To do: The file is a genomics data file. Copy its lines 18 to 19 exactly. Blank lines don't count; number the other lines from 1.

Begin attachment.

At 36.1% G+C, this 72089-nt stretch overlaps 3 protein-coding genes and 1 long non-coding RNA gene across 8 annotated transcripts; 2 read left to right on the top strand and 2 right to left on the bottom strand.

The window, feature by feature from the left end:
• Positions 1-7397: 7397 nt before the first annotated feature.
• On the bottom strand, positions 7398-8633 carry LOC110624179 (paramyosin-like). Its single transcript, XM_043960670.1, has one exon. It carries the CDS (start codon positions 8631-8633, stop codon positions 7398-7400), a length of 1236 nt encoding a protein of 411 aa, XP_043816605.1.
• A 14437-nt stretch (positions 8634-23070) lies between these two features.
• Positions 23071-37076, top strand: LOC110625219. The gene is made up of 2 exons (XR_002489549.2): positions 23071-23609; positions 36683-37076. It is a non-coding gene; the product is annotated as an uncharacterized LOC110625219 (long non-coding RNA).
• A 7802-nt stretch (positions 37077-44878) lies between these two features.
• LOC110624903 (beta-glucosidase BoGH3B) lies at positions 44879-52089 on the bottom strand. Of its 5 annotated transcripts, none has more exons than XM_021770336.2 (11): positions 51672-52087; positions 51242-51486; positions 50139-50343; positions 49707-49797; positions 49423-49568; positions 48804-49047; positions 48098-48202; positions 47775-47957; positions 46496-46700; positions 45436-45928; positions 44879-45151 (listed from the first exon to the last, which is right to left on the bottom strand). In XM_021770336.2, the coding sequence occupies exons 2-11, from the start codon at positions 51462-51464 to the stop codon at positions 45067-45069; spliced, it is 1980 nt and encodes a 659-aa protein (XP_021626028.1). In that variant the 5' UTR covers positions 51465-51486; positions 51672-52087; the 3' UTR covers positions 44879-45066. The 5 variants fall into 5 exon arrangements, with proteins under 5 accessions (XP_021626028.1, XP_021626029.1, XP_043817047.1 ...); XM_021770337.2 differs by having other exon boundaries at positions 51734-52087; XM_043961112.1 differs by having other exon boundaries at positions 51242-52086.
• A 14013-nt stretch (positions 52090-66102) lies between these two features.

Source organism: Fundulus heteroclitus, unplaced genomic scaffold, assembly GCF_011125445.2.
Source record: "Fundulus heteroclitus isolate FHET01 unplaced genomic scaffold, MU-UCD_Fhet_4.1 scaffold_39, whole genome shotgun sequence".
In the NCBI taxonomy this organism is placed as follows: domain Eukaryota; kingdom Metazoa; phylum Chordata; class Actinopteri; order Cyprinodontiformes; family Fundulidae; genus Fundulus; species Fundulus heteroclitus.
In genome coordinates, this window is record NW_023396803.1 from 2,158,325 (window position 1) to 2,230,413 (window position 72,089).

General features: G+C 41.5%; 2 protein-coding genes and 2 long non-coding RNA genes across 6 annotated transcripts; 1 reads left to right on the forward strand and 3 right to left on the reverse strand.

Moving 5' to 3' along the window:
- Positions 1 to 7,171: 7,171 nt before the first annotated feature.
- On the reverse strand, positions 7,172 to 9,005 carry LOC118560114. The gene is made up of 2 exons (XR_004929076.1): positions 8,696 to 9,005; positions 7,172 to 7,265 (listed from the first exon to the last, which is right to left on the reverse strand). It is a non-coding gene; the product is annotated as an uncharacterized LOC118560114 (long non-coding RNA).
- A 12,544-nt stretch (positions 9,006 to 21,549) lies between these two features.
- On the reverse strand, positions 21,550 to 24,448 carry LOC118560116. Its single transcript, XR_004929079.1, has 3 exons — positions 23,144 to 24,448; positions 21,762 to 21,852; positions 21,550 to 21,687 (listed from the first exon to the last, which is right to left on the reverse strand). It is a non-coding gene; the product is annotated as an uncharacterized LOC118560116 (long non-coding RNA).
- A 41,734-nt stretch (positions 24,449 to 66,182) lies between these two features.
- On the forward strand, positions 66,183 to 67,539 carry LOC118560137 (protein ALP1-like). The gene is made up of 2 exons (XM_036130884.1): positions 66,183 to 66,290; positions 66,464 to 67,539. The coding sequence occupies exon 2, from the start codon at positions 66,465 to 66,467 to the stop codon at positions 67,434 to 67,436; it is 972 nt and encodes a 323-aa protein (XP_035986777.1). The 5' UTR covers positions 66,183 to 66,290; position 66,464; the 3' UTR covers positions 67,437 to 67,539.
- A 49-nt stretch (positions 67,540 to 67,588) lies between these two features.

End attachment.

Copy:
- A 12,544-nt stretch (positions 9,006 to 21,549) lies between these two features.
- On the reverse strand, positions 21,550 to 24,448 carry LOC118560116. Its single transcript, XR_004929079.1, has 3 exons — positions 23,144 to 24,448; positions 21,762 to 21,852; positions 21,550 to 21,687 (listed from the first exon to the last, which is right to left on the reverse strand). It is a non-coding gene; the product is annotated as an uncharacterized LOC118560116 (long non-coding RNA).